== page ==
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New York City considers $500 million bailout for its taxi drivers

A decade ago the federal government stepped in to bail out the nation's biggest banks. Now it may be time to for New York City to bail out its cabbies.

A New York City Council commission released a report Friday recommending a publicly managed fund to bail out thousands of taxi drivers struggling to pay back six-figure and even seven-figure loans they took out to buy the official city taxi medallions that allow them to legally operate a cab in the five boroughs of New York. 

Hundreds of cabbies have had to give up their taxis to pay back loans as once-skyscraper-high medallion values have crashed to the curb. Many more are expected to face bankruptcy. Eight drivers have committed suicide in the past two years in what some call a result of the financial strain on New York's cabbies.

The commission's report says much of the money needed for a taxi bailout could be raised from private investors who would buy up the debts and refinance the underwater borrowers into more affordable loans. But it doesn't say how much should be raised. 

Proponents of the plan, like City Councilmember Stephen Levin and New York Taxi Drivers Alliance chief Bhairavi Desai, have suggested $500 million alone from private investors, who would collect as much as 4.5% interest on the new taxi loans. Still, Levin and others on the commission acknowledged the city may have to commit to covering as much as $100 million in future losses to attract investors to potentially risky loans.

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Levin said the investing arm of union-owned Amalgamated Bank has already expressed interest in contributing money to the bailout fund. "I have talked to a number of the parties that need to be participants in the plan, and we are all on the same page," Levin told CBS MoneyWatch. "The pieces seem to be falling into place."

The proposed cabbie bailout is another sign of how technology and the gig economy are upending local economies and jobs that were once a path to the middle class. The New York Daily News reported this week that taxi loan foreclosures hit 510 last year, up from just five in 2012 — the year before a new ride-hail phone app called Uber launched in New York City.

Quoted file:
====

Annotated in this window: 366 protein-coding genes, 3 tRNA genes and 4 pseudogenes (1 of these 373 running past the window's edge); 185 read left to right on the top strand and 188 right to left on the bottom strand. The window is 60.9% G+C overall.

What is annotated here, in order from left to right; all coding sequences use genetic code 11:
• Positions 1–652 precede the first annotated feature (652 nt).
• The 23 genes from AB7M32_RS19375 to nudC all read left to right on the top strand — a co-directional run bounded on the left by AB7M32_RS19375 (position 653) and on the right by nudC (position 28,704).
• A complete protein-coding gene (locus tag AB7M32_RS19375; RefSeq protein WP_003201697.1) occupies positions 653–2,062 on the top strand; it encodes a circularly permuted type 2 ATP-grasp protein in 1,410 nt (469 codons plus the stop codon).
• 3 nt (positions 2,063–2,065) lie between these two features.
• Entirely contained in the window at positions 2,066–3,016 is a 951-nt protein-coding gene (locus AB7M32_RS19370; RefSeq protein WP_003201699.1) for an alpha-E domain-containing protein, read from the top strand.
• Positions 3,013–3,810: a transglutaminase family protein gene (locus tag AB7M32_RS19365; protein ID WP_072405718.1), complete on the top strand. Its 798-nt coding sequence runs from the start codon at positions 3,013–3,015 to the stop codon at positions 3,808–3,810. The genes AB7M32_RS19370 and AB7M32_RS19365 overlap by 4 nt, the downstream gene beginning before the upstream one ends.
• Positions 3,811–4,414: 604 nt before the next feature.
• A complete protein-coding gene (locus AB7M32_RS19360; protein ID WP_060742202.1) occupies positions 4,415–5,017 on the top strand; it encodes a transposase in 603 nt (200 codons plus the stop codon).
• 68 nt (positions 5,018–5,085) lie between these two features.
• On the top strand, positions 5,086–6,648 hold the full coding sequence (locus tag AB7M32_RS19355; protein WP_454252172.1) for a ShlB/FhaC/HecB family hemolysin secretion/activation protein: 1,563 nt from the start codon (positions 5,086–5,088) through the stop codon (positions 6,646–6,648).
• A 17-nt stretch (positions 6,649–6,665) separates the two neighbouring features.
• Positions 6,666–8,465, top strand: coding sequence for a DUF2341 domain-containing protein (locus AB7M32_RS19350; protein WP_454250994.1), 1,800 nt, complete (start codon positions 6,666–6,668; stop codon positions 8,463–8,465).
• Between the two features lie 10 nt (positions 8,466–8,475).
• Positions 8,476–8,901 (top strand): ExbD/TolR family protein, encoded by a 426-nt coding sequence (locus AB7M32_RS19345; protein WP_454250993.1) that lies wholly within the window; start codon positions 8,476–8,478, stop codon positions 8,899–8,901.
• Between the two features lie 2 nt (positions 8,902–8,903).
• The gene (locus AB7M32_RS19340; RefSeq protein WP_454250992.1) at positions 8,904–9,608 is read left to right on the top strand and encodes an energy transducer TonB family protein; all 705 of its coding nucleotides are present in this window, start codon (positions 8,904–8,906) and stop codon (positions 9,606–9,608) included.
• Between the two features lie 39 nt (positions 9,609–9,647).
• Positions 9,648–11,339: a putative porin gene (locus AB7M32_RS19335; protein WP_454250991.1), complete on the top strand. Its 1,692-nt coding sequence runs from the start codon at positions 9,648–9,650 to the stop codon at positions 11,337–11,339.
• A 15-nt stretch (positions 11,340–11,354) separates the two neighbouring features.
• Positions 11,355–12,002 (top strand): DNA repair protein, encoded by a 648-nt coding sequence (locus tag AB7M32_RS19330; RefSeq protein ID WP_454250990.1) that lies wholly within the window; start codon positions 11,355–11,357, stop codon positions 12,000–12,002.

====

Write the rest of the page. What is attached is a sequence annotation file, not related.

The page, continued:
It is also sure to reignite the types of debates that raged a decade ago before federal lawmakers approved a $700 billion bailout of the biggest banks. Some are arguing that New York's taxi drivers, like America's homeowners before them, deserve a bailout because they were victims of both unscrupulous lenders and the rise of Uber and Lyft, companies that have been allowed to play by a different set of rules.

"The issue is the cost," said Greg David, a journalism professor at the City University of New York who is a long-time observer New York business and politics. 

Do one bailout, David suggested, and others such as unionized hotel workers losing jobs to AirBnB or neighborhood store owners closing shop to Amazon will be looking for handouts as well. 

Levin countered that the taxi medallion market is a unique situation because it is controlled by the city. 

It's not just New York that has contemplated local bailouts. Last year, California approved $48 million for a state government-funded loan program that would help independent truckers pay the cost of complying with new emission regulations in that state.

A New York taxi bailout, though, would be considerably larger than the one in California. 

The plan is to buy up the troubled taxi loans at a discount and refinance the drivers into more affordable loans. Industry experts estimate there are 5,000 individual taxi drivers who have medallion loans. Half of them are struggling to make their payments, some as high as $60,000 annually.

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The taxi bailout commission in its report points out that hedge funds have been able to buy up troubled medallion loans that had a starting balance of $650,000 for as little as $125,000.

But Matthew Daus, a lawyer who has worked with a number of the taxi lenders, said the hedge fund deals have been rare. Most banks are not eager to sell at steep discounts, he insisted. "I am not hearing a lot of enthusiasm for the bailout," Daus said.

Joseph Mason, a finance professor at Louisiana State University who studies bailouts and advised federal lawmakers during the financial crisis, said bailouts often end up costing more than people think and helping fewer than intended. 

Just announcing that New York City intends to buy up to $500 million in underwater taxi loans would likely drive up the value of those loans, Mason said. That's especially true in an artificial market like taxi medallions, where supply is determined by the local government that issues or retires the medallions. And that makes it hard to know how much a bailout could eventually cost.

"You can control price or you can control quantity," Mason said. "You can't control both. It goes against the laws of economics." 

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